If you remember, we had an episode a few weeks ago that listed four different ways to make sure your website is free of spammy back links, prior to the upcoming Google Penguin update.
All of them were good advice but what if you’ve got a site that’s got hundreds of links? You can’t afford to take the time to click on every single link to find out whether or not the site is spammy and something you’d never want your website associated with. You need a way to generally streamline the process without having to take hours or days to finish.
The best way is to look at all of your links in a general way by going to majestic.com or one of the other sites that allow you to see all of your backlinks in one spot. Once you’ve pulled up your list, you’re going to be looking for some general red flags. In general, any domain name with the words article, directory, press, SEO, or submit in the URL are spammy sites. You can feel safe adding those links to your disavow file.
After you’ve cleaned out those obvious candidates, look for the originating country that the site is coming from. If the URL ends in .ru, .pl, .mx, .pk, or any other of the dozens of countries that are riddled with spammers, you’re pretty safe eliminating the link. The odds are good that it’s a spammy, useless link that will do you more harm than good when Google finally updates Penguin.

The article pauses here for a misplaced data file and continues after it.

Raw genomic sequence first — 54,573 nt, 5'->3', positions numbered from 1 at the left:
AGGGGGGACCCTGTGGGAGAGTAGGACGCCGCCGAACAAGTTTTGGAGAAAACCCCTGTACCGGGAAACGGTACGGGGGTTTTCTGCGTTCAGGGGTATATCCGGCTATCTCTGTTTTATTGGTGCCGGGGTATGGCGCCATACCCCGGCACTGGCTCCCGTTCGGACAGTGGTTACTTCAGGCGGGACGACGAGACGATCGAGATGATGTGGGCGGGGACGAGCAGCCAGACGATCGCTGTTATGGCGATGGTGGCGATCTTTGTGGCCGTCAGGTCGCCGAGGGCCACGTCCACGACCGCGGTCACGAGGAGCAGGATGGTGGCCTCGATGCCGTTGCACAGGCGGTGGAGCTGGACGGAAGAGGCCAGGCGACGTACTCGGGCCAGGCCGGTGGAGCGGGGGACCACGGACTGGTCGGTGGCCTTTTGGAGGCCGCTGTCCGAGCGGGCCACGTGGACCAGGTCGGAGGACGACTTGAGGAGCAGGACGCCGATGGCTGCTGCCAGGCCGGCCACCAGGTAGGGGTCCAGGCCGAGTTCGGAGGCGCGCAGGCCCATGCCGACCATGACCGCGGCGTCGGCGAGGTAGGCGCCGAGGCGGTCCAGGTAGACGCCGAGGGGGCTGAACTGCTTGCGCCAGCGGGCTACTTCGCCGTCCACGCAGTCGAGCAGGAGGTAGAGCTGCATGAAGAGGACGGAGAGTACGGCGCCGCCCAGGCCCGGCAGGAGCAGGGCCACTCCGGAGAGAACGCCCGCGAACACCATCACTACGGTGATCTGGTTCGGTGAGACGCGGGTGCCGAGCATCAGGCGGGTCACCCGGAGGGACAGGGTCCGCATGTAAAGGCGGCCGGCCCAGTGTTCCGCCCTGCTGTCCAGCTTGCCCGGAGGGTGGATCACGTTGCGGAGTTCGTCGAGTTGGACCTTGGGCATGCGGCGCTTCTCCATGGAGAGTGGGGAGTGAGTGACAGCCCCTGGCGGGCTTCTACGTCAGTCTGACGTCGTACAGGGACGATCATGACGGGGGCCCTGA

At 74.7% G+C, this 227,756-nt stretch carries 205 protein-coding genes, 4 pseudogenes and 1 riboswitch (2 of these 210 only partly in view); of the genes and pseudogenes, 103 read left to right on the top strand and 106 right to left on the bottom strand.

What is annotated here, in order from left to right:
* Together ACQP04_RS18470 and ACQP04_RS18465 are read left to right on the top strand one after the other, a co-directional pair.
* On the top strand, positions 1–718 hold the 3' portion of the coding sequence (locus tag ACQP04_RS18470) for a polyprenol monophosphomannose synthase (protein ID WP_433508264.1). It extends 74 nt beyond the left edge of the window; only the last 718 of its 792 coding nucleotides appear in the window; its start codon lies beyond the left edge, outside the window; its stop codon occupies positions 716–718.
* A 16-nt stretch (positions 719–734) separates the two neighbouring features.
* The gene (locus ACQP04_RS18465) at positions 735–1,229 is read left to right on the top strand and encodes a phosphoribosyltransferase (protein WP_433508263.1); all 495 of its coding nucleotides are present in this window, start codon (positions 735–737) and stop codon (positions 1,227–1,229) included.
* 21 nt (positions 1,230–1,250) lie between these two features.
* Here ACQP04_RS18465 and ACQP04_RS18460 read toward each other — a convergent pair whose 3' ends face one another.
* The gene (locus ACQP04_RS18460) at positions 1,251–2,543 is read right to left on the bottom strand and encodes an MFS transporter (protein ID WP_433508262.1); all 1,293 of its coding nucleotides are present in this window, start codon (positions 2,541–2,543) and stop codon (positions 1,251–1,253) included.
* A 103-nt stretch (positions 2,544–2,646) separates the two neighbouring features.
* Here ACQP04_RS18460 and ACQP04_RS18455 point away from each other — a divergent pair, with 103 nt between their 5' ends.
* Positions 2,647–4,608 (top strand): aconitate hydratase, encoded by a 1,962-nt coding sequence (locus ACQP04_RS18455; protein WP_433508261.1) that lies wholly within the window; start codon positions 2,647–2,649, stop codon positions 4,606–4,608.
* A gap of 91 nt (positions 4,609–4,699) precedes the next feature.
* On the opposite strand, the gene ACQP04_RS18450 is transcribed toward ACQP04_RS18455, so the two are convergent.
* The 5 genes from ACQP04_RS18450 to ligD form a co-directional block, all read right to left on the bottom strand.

If you’ll look at a Google page listing for popular keywords like “skip bins,” you’ll see sites in the number one and two positions that won’t be there once the update happens. After that day, your site will be perfectly positioned to rise up in the ranks if you’ve done your homework ahead of time.
For more information, visit the StewArt Media website.
Jim Stewart is a leading expert in search engine optimisation. His business StewArt Media has worked with clients including Mars, M2 and the City of Melbourne.